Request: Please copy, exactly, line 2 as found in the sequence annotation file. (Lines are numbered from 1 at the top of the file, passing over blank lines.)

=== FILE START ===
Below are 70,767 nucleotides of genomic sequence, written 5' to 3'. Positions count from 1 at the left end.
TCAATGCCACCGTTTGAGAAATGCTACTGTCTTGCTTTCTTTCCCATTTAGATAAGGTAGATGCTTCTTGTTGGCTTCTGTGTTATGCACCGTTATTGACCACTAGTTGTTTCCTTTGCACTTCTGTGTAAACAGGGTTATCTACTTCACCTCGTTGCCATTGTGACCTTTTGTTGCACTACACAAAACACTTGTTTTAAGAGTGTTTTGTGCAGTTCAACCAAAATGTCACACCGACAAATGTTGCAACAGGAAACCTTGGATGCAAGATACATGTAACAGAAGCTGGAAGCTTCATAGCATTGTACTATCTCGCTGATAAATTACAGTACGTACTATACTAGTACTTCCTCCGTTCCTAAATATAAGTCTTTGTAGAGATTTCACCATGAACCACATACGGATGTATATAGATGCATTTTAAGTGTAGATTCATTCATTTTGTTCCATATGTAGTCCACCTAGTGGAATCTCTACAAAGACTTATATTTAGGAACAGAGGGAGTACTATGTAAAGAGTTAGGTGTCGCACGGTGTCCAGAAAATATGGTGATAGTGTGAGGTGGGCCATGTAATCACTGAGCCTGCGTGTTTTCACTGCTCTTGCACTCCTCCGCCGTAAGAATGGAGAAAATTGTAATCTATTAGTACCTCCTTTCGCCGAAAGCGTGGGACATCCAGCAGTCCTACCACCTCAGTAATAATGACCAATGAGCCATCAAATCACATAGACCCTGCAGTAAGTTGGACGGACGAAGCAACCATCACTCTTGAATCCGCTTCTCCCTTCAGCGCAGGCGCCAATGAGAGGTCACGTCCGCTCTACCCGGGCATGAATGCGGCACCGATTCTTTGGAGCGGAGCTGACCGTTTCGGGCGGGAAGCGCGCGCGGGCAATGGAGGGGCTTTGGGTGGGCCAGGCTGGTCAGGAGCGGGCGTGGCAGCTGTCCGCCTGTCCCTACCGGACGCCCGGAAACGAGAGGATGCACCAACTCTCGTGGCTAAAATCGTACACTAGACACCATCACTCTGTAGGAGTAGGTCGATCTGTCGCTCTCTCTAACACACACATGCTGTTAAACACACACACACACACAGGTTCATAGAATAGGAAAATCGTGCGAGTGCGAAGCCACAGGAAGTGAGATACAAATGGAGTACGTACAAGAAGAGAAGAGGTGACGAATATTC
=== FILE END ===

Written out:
TCAATGCCACCGTTTGAGAAATGCTACTGTCTTGCTTTCTTTCCCATTTAGATAAGGTAGATGCTTCTTGTTGGCTTCTGTGTTATGCACCGTTATTGACCACTAGTTGTTTCCTTTGCACTTCTGTGTAAACAGGGTTATCTACTTCACCTCGTTGCCATTGTGACCTTTTGTTGCACTACACAAAACACTTGTTTTAAGAGTGTTTTGTGCAGTTCAACCAAAATGTCACACCGACAAATGTTGCAACAGGAAACCTTGGATGCAAGATACATGTAACAGAAGCTGGAAGCTTCATAGCATTGTACTATCTCGCTGATAAATTACAGTACGTACTATACTAGTACTTCCTCCGTTCCTAAATATAAGTCTTTGTAGAGATTTCACCATGAACCACATACGGATGTATATAGATGCATTTTAAGTGTAGATTCATTCATTTTGTTCCATATGTAGTCCACCTAGTGGAATCTCTACAAAGACTTATATTTAGGAACAGAGGGAGTACTATGTAAAGAGTTAGGTGTCGCACGGTGTCCAGAAAATATGGTGATAGTGTGAGGTGGGCCATGTAATCACTGAGCCTGCGTGTTTTCACTGCTCTTGCACTCCTCCGCCGTAAGAATGGAGAAAATTGTAATCTATTAGTACCTCCTTTCGCCGAAAGCGTGGGACATCCAGCAGTCCTACCACCTCAGTAATAATGACCAATGAGCCATCAAATCACATAGACCCTGCAGTAAGTTGGACGGACGAAGCAACCATCACTCTTGAATCCGCTTCTCCCTTCAGCGCAGGCGCCAATGAGAGGTCACGTCCGCTCTACCCGGGCATGAATGCGGCACCGATTCTTTGGAGCGGAGCTGACCGTTTCGGGCGGGAAGCGCGCGCGGGCAATGGAGGGGCTTTGGGTGGGCCAGGCTGGTCAGGAGCGGGCGTGGCAGCTGTCCGCCTGTCCCTACCGGACGCCCGGAAACGAGAGGATGCACCAACTCTCGTGGCTAAAATCGTACACTAGACACCATCACTCTGTAGGAGTAGGTCGATCTGTCGCTCTCTCTAACACACACATGCTGTTAAACACACACACACACACAGGTTCATAGAATAGGAAAATCGTGCGAGTGCGAAGCCACAGGAAGTGAGATACAAATGGAGTACGTACAAGAAGAGAAGAGGTGACGAATATTC